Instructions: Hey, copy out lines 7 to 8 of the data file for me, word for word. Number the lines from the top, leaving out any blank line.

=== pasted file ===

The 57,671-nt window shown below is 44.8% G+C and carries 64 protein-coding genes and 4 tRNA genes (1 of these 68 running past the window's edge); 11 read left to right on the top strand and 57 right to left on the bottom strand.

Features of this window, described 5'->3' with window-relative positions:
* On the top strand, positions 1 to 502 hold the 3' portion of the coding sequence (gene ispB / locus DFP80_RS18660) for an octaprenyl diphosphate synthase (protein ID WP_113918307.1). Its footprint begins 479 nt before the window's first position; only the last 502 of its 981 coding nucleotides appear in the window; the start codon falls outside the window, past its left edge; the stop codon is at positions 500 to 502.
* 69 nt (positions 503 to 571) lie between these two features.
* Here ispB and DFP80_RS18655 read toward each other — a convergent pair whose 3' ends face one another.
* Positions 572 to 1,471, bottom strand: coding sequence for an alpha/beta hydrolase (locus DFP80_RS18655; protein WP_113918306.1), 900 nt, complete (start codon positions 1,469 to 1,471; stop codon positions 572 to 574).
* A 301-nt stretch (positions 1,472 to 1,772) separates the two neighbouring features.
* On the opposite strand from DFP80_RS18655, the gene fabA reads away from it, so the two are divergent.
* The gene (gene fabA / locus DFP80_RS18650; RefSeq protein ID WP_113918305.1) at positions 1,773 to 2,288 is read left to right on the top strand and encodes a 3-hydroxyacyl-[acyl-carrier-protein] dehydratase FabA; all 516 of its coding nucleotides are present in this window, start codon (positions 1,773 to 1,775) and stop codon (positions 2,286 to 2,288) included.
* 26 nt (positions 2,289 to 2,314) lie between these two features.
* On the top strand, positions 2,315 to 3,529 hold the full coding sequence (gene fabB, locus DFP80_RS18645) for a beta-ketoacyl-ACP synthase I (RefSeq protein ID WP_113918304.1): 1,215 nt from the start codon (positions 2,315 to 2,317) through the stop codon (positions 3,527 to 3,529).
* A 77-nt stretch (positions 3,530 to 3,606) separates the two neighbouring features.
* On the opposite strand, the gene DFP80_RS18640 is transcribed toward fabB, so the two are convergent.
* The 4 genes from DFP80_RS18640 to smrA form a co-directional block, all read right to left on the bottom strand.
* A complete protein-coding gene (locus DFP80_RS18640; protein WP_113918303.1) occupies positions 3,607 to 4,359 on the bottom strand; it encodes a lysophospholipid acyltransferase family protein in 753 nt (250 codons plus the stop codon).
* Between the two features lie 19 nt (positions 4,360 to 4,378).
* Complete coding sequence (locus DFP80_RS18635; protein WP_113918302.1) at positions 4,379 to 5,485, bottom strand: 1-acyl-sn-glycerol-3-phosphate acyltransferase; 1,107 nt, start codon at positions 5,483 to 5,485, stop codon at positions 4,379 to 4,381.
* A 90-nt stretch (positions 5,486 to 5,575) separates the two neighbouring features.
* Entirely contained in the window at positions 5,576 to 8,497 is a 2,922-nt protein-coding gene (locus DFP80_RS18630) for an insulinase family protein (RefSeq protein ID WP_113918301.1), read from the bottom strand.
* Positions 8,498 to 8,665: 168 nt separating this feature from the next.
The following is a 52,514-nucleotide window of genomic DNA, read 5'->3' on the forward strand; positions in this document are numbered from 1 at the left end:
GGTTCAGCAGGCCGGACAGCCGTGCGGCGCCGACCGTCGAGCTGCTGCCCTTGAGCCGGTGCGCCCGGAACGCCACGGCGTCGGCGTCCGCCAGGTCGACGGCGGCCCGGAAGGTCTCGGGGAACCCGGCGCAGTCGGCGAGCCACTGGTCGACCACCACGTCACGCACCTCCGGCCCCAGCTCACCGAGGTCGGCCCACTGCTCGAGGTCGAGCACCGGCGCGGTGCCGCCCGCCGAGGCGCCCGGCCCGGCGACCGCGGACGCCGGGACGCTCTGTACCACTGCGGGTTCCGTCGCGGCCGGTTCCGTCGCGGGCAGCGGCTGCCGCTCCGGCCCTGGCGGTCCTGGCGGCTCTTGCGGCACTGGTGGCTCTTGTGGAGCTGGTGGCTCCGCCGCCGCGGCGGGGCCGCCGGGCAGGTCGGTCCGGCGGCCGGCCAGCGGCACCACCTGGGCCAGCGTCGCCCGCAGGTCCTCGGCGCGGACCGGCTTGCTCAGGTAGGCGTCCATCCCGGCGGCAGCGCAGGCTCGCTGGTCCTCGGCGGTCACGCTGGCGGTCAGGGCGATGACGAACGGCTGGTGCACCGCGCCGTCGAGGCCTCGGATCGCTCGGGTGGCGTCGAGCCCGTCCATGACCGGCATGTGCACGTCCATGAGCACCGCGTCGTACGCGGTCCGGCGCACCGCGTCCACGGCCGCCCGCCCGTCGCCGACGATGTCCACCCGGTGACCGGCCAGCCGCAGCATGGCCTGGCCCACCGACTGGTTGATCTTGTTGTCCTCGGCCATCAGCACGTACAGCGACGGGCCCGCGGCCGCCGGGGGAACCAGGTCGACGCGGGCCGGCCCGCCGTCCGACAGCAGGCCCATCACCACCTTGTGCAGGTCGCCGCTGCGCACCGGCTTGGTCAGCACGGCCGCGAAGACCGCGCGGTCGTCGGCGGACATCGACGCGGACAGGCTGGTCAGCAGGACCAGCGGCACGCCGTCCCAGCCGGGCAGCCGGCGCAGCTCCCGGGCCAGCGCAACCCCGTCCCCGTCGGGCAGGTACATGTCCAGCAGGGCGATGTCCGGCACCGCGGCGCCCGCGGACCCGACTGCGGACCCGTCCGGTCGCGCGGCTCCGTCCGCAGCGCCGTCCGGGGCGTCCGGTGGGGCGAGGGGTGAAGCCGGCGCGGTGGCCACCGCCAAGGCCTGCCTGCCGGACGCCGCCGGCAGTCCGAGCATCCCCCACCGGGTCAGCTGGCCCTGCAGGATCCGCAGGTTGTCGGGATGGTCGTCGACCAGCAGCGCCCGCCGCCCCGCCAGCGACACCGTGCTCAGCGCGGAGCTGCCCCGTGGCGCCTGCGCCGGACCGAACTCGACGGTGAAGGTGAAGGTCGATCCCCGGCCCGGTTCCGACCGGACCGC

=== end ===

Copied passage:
* A 301-nt stretch (positions 1,472 to 1,772) separates the two neighbouring features.
* On the opposite strand from DFP80_RS18655, the gene fabA reads away from it, so the two are divergent.